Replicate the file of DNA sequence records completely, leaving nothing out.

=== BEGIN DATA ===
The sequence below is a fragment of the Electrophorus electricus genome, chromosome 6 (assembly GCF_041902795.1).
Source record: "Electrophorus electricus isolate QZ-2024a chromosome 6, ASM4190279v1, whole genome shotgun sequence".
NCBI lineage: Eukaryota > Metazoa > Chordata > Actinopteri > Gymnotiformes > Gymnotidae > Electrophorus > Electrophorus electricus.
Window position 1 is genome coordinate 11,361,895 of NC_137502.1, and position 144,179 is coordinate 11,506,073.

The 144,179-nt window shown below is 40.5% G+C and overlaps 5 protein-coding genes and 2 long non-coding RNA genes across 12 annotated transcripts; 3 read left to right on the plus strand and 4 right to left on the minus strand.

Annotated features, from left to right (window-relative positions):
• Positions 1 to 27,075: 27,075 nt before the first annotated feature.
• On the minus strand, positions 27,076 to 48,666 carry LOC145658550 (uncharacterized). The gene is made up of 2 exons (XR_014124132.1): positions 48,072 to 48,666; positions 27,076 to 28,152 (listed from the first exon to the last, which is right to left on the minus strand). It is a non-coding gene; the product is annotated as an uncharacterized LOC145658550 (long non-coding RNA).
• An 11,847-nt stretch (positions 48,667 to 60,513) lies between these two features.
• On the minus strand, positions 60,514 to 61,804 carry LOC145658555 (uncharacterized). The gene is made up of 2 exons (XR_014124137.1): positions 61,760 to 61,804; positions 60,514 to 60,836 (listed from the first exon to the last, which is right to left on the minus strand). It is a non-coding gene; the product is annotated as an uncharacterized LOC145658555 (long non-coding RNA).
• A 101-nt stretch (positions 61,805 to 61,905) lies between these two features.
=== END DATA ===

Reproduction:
The sequence below is a fragment of the Electrophorus electricus genome, chromosome 6 (assembly GCF_041902795.1).
Source record: "Electrophorus electricus isolate QZ-2024a chromosome 6, ASM4190279v1, whole genome shotgun sequence".
NCBI lineage: Eukaryota > Metazoa > Chordata > Actinopteri > Gymnotiformes > Gymnotidae > Electrophorus > Electrophorus electricus.
Window position 1 is genome coordinate 11,361,895 of NC_137502.1, and position 144,179 is coordinate 11,506,073.

The 144,179-nt window shown below is 40.5% G+C and overlaps 5 protein-coding genes and 2 long non-coding RNA genes across 12 annotated transcripts; 3 read left to right on the plus strand and 4 right to left on the minus strand.

Annotated features, from left to right (window-relative positions):
• Positions 1 to 27,075: 27,075 nt before the first annotated feature.
• On the minus strand, positions 27,076 to 48,666 carry LOC145658550 (uncharacterized). The gene is made up of 2 exons (XR_014124132.1): positions 48,072 to 48,666; positions 27,076 to 28,152 (listed from the first exon to the last, which is right to left on the minus strand). It is a non-coding gene; the product is annotated as an uncharacterized LOC145658550 (long non-coding RNA).
• An 11,847-nt stretch (positions 48,667 to 60,513) lies between these two features.
• On the minus strand, positions 60,514 to 61,804 carry LOC145658555 (uncharacterized). The gene is made up of 2 exons (XR_014124137.1): positions 61,760 to 61,804; positions 60,514 to 60,836 (listed from the first exon to the last, which is right to left on the minus strand). It is a non-coding gene; the product is annotated as an uncharacterized LOC145658555 (long non-coding RNA).
• A 101-nt stretch (positions 61,805 to 61,905) lies between these two features.